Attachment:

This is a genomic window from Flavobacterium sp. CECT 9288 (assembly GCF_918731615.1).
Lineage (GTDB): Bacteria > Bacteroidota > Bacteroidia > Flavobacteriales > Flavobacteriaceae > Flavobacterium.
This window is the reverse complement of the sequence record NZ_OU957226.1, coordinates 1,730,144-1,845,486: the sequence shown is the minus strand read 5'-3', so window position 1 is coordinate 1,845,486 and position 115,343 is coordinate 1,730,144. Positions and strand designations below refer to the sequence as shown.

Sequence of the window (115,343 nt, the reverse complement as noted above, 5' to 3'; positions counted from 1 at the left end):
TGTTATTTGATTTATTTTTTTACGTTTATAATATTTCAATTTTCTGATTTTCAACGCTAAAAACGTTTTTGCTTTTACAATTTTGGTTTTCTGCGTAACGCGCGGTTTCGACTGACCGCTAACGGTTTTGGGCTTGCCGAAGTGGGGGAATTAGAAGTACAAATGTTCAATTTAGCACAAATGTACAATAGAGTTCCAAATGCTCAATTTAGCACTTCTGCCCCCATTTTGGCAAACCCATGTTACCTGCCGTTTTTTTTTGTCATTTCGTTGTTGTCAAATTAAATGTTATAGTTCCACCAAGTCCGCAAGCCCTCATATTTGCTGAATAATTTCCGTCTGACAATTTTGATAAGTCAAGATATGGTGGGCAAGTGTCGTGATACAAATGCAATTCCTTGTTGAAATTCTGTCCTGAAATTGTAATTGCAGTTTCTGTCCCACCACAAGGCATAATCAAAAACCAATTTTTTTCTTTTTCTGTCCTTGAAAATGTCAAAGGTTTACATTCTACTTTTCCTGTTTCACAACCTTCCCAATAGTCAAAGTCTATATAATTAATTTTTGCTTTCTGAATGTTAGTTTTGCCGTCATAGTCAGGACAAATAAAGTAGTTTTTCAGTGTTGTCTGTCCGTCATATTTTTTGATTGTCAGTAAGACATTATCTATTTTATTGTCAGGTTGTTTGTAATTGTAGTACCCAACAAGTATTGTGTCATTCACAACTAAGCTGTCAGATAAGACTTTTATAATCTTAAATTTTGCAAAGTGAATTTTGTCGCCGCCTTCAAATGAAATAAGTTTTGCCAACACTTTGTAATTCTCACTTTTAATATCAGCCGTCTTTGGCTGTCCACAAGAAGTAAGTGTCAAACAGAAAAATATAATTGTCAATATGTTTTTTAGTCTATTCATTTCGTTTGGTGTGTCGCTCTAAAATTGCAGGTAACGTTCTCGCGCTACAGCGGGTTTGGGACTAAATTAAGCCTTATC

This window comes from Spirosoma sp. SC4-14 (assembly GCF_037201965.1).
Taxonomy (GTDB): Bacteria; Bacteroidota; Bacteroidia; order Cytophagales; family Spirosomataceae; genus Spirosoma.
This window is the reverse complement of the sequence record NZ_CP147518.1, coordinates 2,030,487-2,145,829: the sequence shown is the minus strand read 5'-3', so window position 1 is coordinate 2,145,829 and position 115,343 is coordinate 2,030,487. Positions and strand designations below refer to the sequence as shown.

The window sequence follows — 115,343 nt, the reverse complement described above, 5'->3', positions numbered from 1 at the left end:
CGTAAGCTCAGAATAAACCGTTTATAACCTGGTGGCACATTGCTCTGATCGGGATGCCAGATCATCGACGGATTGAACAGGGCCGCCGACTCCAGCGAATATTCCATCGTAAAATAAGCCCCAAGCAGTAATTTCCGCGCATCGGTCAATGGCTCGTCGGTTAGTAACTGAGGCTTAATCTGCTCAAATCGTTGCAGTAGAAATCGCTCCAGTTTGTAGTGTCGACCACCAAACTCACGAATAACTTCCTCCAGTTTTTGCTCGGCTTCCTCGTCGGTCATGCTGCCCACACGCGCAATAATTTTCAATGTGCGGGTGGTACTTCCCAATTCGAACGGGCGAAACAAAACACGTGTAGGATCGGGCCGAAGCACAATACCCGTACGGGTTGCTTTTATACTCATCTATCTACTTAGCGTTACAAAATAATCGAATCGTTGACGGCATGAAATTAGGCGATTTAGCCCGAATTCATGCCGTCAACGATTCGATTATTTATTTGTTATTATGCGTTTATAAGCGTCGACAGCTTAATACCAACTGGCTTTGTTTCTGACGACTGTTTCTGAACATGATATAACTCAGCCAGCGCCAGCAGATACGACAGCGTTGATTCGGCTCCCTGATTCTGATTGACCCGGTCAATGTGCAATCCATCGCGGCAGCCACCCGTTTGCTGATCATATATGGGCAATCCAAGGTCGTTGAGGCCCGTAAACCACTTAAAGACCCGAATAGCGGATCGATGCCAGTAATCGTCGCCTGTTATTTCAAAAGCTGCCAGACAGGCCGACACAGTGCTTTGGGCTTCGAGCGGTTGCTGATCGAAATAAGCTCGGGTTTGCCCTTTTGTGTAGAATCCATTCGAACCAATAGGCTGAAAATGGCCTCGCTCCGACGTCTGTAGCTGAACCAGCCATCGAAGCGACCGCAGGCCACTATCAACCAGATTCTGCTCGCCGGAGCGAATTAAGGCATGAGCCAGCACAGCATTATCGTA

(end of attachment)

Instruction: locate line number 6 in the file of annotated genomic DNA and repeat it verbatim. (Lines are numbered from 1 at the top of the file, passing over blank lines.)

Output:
This window comes from Spirosoma sp. SC4-14 (assembly GCF_037201965.1).